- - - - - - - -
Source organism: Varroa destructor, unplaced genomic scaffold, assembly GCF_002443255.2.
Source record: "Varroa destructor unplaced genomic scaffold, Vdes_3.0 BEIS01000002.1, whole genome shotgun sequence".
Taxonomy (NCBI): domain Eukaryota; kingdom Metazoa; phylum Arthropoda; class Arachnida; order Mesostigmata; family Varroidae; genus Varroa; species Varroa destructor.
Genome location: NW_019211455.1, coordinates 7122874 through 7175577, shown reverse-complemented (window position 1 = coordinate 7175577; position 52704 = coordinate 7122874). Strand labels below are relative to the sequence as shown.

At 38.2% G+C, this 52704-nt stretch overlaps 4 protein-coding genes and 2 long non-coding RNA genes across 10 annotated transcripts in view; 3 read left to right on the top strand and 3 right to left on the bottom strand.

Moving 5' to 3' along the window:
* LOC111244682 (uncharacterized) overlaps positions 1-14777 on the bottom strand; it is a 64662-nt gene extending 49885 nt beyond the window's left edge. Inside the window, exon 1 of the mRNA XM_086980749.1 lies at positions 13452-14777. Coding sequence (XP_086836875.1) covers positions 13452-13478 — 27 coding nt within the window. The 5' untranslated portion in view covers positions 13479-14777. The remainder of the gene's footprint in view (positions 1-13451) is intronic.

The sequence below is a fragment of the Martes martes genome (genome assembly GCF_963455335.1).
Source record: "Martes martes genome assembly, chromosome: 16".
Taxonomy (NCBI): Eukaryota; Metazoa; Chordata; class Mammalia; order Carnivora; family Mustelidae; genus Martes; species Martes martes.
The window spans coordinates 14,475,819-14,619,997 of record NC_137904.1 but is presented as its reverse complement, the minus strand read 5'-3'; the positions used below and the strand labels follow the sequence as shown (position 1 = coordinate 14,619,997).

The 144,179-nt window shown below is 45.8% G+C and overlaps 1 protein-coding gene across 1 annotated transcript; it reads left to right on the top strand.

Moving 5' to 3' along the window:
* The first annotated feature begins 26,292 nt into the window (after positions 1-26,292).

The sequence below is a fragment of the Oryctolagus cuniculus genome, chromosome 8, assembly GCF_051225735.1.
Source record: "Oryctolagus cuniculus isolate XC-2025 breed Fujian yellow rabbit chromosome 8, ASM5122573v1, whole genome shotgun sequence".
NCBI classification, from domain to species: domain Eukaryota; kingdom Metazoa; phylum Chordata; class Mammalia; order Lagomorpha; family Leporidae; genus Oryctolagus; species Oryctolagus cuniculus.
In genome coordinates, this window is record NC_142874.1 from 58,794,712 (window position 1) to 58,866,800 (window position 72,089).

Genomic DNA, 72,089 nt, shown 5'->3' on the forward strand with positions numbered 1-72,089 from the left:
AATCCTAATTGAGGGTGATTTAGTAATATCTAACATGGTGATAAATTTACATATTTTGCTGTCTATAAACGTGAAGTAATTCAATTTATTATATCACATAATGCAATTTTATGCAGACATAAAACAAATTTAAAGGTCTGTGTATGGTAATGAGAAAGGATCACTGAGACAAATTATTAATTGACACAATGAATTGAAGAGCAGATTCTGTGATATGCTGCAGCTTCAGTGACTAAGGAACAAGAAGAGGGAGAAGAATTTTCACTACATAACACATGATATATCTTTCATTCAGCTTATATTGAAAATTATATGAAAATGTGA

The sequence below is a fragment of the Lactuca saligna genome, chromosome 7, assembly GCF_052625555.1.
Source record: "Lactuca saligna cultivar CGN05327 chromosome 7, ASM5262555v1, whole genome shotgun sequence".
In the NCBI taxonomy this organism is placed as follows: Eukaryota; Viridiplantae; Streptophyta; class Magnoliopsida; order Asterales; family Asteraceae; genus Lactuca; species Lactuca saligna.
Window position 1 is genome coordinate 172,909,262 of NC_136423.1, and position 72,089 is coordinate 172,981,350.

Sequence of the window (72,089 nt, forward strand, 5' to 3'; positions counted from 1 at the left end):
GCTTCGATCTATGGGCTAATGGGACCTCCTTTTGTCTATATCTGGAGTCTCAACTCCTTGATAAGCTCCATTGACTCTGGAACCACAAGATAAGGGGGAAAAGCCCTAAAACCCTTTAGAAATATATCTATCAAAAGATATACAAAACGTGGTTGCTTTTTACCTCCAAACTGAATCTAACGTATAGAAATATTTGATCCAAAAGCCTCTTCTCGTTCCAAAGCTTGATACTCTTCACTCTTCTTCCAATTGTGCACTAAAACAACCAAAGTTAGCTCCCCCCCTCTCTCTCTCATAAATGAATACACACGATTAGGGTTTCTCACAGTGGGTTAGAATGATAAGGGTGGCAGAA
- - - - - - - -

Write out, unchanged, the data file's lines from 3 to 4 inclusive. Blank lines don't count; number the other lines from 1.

Taxonomy (NCBI): domain Eukaryota; kingdom Metazoa; phylum Arthropoda; class Arachnida; order Mesostigmata; family Varroidae; genus Varroa; species Varroa destructor.
Genome location: NW_019211455.1, coordinates 7122874 through 7175577, shown reverse-complemented (window position 1 = coordinate 7175577; position 52704 = coordinate 7122874). Strand labels below are relative to the sequence as shown.